Module title: Case Studies in Applied Ecology

SCQF level: 11:
SCQF credit value: 10.00
ECTS credit value: 5

Module code: ENV11115
Module leader: Patrick White
School School of Applied Sciences
Subject area group: Animal and Plant Science


2019/0, Trimester 1, Face-to-Face,
Occurrence: 001
Primary mode of delivery: Face-to-Face
Location of delivery: SIGHTHILL
Member of staff responsible for delivering module: Patrick White
Module Organiser:

Learning, Teaching and Assessment (LTA) Approach:
Each case-study will address LOs 1, 2, 3 & 4, allowing embedding of these outcomes via learning within several different, and industry relevant, contexts. A case study will consist of an introductory lecture introducing a management problem (LO 1), 1-2 computer-based practicals analysing data relevant to that problem (LOs 2 & 3), and finally a class presenting some wider results and discussing their validity and management implications (LO 4). Achievement of each learning outcome will be assessed by the practical and interpretive assessment. Lecture sessions will be recorded and made available for both campus and distance students via the module Moodle site together with links to additional reading material to support independent study. The PC sessions will follow online guided worksheets and issues arising in the class setting will be communicated to distance students using recordings or FAQs.

Formative Assessment:
During each of six tutorials, students are given exercises which they are expected to complete in class or at home that week. They are then provided with a set of model answers and discussion points prior to the next tutorial and an opportunity to discuss any of the answers and materials in the next class. The questions offered are aligned closely to match the format and tone of the questions asked in the summative assessment (section 15c).

Summative Assessment:
Skill-development is assessed in the form of a take-home quantitative assessment. This takes the format of questions asked during the previous tutorials and will require application of the skills developed in data management, analyses and interpretation to new ecological data and applied ecology scenarios.

Student Activity (Notional Equivalent Study Hours (NESH))
Mode of activityLearning & Teaching ActivityNESH (Study Hours)
Face To Face Lecture 6
Face To Face Practical classes and workshops 12
Face To Face Tutorial 6
Independent Learning Guided independent study 76
Total Study Hours100
Expected Total Study Hours for Module100

Type of Assessment Weighting % LOs covered Week due Length in Hours/Words
Practical Skills Assessment 100 1-4 15 HOURS= 0, WORDS= 2000
Component 1 subtotal: 100
Component 2 subtotal: 0
Module subtotal: 100

Description of module content:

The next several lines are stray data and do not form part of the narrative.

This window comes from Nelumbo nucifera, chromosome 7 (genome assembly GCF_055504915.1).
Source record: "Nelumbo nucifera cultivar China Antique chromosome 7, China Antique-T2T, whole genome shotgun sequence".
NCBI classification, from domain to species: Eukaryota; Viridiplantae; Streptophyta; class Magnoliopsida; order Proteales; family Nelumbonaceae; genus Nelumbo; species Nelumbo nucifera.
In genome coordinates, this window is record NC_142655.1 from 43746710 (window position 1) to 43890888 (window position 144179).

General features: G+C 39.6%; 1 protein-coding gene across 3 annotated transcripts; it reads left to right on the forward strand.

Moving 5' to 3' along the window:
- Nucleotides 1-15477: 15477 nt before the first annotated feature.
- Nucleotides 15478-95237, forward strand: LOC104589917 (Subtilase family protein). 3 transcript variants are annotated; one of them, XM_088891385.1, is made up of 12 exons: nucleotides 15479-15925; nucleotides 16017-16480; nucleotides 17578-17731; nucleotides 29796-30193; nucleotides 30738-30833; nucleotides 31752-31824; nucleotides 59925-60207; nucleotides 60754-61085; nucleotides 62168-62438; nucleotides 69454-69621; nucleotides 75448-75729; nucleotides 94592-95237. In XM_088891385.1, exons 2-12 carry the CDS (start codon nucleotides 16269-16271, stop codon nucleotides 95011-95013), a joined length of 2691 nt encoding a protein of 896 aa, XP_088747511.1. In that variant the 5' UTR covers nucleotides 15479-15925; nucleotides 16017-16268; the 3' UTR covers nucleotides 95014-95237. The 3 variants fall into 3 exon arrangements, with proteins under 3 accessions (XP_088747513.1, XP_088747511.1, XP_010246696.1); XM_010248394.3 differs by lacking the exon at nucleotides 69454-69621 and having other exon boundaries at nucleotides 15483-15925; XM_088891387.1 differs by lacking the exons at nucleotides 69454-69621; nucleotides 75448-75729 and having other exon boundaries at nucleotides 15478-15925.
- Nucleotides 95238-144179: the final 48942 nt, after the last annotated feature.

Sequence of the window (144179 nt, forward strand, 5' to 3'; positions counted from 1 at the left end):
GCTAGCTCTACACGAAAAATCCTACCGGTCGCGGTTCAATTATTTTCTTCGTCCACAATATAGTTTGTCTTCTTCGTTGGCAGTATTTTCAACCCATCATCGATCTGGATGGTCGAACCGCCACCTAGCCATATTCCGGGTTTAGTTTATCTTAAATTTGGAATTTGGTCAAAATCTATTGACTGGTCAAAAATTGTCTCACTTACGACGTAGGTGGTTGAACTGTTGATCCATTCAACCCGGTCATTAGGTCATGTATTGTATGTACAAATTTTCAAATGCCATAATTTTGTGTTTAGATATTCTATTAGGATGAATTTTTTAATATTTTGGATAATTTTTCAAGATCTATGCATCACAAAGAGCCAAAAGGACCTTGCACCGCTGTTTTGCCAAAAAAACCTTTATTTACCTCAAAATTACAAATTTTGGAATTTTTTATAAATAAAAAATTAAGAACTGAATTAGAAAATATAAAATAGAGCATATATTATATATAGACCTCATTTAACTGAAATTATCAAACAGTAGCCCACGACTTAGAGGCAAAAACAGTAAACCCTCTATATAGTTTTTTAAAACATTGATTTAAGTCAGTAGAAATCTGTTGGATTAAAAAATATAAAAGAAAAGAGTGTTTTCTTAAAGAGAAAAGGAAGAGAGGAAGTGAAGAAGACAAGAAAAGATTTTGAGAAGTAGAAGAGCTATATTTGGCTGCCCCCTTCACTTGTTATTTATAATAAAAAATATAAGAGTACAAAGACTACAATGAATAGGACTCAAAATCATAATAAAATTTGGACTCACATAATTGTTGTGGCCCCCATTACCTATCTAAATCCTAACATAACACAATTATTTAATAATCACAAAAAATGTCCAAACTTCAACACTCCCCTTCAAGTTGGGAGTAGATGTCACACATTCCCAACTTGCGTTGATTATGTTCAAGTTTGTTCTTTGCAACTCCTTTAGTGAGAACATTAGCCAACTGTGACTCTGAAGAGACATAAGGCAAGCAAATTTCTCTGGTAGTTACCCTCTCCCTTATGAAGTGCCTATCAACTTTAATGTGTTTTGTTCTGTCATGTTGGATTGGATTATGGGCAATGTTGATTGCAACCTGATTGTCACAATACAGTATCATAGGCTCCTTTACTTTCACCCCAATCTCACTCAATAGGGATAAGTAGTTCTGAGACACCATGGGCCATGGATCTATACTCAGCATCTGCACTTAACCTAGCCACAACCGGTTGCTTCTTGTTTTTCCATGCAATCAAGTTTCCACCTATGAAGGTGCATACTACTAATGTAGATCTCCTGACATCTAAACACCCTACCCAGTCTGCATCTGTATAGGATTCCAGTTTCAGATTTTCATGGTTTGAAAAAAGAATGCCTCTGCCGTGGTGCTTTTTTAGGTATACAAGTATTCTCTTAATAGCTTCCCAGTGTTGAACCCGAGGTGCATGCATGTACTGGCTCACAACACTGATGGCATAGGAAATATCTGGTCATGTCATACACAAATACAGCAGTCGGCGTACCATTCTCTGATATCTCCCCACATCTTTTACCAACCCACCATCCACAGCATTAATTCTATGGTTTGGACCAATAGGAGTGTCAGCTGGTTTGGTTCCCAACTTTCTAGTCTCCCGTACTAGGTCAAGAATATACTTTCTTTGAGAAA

The module will present 3 case studies within wildlife management and conservation. Case-studies will be introduced with a lecture that gives the background to a conservation/management issue and the techniques that could be utilised to provide new information. Each case-study will have computer practicals during which students would be presented with a dataset that is either from, similar to, or a subset from the appropriate case-study and follow a tutorial that explains how they can analyse and present these data in R. Students will be expected to follow tutorials in class time and outside of class, and additionally complete a short piece of work analysing some ecological data, presenting results and interpreting those results in an applied context. Finally, in a discursive tutorial we will go through the results and interpretation, and discuss how the results might inform new management decisions.

Case-studies will cover a range of management issues, and will be based on real scenarios that can be drawn from research experience of staff or drawn from the literature. Indicative areas are: the impacts of predator removal on nest success of birds, habitat selection analyses to inform habitat management, monitoring populations using distance sampling, and camera-trap surveying.

Learning Outcomes for module:

Upon completion of this module you will be able to:
LO1: Evaluate ways in which wildlife management problems are identified and framed, and how this relates to generating study aims and testable hypotheses.
LO2: Defend the need for, and means of, obtaining high quality data in wildlife management and perform appropriate analyses on wildlife data.
LO3: Demonstrate ability to present data and analytical results clearly and concisely to a professional standard.
LO4: Competently derive management and further research recommendations based on the results from data analysis.

Indicative References and Reading List - URL:
Contact your module leader